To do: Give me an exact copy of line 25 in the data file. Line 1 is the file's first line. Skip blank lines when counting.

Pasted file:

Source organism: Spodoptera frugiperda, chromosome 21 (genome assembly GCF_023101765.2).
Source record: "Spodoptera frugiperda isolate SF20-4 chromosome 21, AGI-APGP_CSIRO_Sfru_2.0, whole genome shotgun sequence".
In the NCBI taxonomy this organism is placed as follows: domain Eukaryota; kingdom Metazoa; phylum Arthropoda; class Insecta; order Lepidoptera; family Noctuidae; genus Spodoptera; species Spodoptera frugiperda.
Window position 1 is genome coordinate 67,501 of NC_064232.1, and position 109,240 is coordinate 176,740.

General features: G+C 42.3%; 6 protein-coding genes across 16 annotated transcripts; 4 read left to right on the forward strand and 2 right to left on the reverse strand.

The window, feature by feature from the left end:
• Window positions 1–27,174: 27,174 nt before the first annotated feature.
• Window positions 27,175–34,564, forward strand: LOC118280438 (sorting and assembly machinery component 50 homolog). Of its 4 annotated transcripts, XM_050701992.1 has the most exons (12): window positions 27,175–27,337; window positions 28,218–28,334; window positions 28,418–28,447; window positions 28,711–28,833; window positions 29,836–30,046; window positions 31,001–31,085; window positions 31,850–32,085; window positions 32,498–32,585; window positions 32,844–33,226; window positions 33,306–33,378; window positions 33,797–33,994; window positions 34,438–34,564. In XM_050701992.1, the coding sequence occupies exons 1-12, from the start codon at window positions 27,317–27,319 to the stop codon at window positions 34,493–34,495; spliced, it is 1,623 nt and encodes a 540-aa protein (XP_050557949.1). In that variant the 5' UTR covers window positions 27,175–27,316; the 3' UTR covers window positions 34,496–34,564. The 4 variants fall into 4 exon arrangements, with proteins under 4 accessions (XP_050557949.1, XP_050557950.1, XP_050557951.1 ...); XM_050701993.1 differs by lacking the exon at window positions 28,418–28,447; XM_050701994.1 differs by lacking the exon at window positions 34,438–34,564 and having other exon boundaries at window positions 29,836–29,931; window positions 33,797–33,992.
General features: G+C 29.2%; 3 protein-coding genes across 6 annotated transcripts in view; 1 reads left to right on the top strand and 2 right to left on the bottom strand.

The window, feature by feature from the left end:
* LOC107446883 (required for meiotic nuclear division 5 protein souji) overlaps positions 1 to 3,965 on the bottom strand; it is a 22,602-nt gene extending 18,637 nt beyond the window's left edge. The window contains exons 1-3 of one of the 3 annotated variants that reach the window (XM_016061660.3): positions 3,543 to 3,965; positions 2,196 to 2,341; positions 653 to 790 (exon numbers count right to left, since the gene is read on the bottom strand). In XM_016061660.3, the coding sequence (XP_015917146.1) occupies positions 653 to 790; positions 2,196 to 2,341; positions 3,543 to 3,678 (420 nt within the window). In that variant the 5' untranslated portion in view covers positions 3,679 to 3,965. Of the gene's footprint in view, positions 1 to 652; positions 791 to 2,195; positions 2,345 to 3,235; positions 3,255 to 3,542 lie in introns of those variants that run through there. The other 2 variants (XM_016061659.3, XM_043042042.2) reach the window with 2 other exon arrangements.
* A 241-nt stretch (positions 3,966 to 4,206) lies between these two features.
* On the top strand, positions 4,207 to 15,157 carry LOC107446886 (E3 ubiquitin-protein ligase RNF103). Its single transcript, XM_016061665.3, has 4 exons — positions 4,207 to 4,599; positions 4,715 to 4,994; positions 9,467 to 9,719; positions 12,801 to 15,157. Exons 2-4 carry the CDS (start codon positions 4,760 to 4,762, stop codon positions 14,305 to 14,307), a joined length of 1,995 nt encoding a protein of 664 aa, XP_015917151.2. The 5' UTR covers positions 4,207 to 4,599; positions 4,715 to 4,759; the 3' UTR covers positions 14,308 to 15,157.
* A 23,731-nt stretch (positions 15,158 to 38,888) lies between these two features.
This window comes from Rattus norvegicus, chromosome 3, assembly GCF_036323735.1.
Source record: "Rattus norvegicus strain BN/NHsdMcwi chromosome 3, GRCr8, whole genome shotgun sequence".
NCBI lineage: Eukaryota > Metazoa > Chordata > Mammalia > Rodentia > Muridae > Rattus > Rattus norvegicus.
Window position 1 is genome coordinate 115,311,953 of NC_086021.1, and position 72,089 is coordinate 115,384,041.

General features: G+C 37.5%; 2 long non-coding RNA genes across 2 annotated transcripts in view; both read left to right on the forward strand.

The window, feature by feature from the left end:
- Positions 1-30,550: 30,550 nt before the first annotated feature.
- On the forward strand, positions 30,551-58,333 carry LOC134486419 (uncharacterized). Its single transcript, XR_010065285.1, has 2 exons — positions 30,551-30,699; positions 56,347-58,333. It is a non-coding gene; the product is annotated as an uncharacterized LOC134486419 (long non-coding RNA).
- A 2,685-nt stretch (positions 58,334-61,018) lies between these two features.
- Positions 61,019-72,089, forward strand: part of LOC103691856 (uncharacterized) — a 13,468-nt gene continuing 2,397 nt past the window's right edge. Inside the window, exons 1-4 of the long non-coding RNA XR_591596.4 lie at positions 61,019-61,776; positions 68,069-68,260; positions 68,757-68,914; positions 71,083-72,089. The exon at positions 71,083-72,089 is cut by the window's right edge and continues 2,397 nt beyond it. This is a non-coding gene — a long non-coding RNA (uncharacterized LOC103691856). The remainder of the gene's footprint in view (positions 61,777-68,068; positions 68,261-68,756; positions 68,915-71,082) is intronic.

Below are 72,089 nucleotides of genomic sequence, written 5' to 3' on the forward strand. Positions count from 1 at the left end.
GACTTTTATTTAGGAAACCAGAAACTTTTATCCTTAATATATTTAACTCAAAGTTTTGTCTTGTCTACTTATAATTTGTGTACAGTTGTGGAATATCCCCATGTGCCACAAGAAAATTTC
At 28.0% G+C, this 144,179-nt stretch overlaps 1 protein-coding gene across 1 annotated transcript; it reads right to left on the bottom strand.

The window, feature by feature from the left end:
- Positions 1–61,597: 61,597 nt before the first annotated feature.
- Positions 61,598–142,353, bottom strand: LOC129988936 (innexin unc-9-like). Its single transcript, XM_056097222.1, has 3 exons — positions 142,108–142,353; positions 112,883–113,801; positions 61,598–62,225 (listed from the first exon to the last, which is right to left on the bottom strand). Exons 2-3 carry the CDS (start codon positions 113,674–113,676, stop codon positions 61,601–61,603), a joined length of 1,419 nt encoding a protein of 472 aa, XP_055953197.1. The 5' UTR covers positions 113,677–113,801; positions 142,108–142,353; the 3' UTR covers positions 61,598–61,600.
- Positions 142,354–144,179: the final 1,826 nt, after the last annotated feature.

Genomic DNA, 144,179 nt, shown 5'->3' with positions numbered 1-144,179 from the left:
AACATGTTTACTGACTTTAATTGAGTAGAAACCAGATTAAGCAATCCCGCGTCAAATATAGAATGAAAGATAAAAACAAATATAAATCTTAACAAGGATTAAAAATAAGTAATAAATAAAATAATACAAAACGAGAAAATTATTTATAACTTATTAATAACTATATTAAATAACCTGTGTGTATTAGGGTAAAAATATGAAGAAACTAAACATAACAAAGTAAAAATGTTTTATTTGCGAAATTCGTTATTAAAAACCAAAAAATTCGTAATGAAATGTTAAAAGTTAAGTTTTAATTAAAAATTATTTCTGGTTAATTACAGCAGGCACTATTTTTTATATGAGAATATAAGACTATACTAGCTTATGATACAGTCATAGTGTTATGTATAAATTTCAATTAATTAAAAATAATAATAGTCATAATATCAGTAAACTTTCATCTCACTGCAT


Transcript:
Below are 72,089 nucleotides of genomic sequence, written 5' to 3' on the forward strand. Positions count from 1 at the left end.